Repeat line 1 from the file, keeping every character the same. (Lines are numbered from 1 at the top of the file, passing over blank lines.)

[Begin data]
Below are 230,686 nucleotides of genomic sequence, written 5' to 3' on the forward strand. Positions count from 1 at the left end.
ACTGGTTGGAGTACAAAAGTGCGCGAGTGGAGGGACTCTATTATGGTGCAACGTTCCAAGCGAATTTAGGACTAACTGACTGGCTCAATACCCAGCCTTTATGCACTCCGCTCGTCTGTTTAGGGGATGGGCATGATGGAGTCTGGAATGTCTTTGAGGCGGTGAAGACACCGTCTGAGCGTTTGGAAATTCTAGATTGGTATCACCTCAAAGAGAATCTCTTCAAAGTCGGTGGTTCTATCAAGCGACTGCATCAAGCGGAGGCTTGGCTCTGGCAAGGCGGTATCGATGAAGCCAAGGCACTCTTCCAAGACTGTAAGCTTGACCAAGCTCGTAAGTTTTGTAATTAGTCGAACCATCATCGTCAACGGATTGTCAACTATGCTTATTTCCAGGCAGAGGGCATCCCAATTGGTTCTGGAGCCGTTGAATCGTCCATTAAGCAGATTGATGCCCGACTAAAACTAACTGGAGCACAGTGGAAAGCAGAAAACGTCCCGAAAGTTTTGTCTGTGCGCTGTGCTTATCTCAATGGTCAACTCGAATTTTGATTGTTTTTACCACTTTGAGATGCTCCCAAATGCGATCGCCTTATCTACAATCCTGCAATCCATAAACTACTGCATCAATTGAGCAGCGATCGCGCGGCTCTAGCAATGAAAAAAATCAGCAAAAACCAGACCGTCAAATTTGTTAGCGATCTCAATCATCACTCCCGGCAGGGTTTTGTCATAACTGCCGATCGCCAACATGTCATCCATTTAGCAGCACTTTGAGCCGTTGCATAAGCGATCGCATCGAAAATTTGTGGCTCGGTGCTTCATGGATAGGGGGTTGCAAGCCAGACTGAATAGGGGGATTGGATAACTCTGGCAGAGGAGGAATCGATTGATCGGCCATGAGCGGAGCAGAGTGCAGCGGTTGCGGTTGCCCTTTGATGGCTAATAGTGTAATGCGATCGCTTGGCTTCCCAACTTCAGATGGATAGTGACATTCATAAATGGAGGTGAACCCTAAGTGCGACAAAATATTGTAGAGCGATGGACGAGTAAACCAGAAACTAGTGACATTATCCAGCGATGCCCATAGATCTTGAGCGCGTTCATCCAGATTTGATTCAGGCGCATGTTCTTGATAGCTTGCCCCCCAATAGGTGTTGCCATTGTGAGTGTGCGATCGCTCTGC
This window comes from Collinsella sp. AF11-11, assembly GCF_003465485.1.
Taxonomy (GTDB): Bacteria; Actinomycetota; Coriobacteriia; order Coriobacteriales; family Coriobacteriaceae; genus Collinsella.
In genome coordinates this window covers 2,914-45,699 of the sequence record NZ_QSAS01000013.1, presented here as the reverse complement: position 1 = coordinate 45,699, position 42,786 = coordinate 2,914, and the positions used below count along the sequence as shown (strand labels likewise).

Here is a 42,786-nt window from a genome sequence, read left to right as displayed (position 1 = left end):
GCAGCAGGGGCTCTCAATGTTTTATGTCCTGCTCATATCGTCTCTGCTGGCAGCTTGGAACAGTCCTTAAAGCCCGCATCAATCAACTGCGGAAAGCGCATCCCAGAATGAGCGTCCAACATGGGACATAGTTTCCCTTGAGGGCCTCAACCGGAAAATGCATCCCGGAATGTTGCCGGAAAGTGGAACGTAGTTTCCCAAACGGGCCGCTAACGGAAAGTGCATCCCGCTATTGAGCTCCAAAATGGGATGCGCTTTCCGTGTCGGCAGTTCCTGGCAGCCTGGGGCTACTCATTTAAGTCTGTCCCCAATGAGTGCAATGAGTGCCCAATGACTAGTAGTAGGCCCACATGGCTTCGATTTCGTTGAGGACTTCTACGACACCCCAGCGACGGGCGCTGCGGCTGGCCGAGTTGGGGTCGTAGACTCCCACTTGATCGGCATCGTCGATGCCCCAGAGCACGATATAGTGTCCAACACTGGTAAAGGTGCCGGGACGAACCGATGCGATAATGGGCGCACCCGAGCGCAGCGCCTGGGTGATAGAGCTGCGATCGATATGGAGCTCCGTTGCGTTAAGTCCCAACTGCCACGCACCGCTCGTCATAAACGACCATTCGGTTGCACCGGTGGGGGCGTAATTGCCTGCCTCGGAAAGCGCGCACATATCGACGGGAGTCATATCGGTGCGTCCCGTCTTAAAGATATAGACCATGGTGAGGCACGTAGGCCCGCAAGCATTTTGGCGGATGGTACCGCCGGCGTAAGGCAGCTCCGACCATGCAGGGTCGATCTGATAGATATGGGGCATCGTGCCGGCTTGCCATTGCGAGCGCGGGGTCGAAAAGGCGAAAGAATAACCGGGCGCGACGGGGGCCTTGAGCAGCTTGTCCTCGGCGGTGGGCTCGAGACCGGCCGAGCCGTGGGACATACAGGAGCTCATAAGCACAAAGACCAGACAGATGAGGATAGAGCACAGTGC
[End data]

Below are 230,686 nucleotides of genomic sequence, written 5' to 3' on the forward strand. Positions count from 1 at the left end.